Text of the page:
"I haven't decided that yet," Zorn said Saturday afternoon. "Part of that will be how we work through these next couple of days. But we're not going to see the starters like we did this week. It'll be very cut down."

The team opened its camp last month with question marks dotting its regular season forecast. Since then, coaches have said that Todd Collins will again back up quarterback Jason Campbell, third-year lineman Stephon Heyer will start at right tackle, second-year safety Chris Horton will retain his starting job and first-round draft pick Brian Orakpo is capable of splitting time at defensive end and linebacker.

With two weeks remaining before the season opener at the New York Giants, Zorn must decide whether Devin Thomas or Malcolm Kelly has supplanted Antwaan Randle El as the team's No. 2 wide receiver; whether Chase Daniel or Colt Brennan will be the No. 3 quarterback; if rookie Marko Mitchell will make the roster as a fifth wide receiver despite his inexperience on special teams; whether there's a way in which speedy tailback Marcus Mason can make the roster; and whether he's seen enough from Dave Rayner to replace incumbent place kicker Shaun Suisham.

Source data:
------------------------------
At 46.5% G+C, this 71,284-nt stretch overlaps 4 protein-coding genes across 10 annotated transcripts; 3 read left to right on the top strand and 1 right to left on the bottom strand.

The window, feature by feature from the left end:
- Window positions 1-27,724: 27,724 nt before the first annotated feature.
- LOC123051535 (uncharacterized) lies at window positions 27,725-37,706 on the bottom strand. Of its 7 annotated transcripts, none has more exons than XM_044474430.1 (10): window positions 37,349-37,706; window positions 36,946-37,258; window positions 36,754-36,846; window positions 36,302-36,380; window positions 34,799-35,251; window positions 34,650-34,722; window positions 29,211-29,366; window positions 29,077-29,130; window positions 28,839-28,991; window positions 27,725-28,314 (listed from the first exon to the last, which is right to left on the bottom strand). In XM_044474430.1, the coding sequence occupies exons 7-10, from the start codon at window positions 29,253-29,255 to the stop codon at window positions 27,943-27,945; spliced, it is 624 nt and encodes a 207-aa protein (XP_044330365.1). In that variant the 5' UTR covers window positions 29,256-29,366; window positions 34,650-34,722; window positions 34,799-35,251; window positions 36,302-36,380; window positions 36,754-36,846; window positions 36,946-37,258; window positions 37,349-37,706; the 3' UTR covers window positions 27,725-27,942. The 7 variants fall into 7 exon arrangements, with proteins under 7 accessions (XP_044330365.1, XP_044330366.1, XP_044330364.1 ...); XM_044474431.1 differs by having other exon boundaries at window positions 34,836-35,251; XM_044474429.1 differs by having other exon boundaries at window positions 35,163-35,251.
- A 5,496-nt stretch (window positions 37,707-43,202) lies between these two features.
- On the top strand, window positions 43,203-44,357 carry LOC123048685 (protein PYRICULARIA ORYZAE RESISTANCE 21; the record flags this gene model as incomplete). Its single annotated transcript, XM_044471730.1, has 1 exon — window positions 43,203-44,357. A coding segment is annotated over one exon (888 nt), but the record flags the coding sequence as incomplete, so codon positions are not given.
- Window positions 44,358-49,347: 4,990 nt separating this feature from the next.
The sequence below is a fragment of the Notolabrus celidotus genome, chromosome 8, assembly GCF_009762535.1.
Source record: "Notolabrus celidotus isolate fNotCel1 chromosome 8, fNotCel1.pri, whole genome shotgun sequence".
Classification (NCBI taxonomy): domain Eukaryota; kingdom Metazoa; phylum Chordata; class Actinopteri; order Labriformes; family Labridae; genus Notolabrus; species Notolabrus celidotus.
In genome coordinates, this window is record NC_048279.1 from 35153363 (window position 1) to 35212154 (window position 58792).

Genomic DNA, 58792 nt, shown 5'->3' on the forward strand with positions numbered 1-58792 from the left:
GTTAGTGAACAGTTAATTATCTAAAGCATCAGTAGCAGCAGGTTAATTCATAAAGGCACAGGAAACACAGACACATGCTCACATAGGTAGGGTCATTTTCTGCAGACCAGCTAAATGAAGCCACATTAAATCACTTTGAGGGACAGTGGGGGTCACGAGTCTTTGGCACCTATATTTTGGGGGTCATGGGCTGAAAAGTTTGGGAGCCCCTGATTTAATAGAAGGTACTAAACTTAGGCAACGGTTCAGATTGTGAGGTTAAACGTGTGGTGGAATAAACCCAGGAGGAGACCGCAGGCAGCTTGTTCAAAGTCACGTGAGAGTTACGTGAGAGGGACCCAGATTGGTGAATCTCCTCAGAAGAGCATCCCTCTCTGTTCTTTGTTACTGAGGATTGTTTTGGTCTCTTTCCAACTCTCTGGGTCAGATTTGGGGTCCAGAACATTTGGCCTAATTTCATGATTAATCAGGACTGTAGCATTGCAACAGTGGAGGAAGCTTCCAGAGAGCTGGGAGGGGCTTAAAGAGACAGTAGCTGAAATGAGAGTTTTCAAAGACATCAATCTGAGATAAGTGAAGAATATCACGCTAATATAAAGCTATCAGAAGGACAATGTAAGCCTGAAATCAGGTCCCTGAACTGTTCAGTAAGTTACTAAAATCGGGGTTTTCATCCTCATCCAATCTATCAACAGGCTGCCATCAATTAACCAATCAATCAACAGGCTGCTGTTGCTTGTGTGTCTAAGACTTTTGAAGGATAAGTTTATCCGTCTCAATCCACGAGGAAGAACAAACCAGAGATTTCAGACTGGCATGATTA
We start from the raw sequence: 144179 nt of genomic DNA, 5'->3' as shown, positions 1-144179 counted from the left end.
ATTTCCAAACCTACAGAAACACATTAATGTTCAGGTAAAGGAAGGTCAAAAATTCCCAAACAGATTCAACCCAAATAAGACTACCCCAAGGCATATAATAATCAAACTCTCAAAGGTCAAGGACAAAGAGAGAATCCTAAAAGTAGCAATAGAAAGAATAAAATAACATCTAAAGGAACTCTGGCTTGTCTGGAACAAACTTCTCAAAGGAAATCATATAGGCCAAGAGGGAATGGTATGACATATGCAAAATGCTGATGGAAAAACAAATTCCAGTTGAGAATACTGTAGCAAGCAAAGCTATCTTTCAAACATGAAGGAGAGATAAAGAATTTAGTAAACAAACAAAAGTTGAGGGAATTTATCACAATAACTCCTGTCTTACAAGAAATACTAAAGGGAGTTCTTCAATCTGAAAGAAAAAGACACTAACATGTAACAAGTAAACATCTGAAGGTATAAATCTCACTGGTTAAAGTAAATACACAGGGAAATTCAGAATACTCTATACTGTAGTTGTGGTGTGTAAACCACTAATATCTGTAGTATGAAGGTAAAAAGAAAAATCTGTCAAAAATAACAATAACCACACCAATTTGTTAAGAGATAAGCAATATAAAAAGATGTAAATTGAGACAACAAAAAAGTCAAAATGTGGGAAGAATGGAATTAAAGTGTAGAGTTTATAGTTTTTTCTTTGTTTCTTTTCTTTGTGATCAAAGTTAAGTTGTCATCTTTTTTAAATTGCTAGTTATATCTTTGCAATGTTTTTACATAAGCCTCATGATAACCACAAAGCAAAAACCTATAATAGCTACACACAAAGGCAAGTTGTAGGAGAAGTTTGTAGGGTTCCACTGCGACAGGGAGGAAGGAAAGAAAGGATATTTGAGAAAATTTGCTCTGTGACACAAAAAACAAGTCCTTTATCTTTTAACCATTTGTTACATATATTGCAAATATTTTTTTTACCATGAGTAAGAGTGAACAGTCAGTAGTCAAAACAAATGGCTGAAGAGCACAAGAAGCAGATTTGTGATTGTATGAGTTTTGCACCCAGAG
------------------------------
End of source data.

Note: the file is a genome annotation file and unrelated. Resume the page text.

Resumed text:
"I'm waiting for the last possible minute to have to make that choice because there's no clear-cut guy," Zorn said of the battle between the kickers.

In the early days of training camp, five players were battling for the Redskins' fifth wideout spot -- Keith Eloi, D.J. Hackett, Marques Hagans, Trent Shelton and Mitchell. Four players have combined for six preseason catches. The fifth, Mitchell, has five receptions by himself, including a pair of touchdowns in three games. Zorn wouldn't say Saturday whether the seventh-round draft pick from Nevada has separated himself from the pack.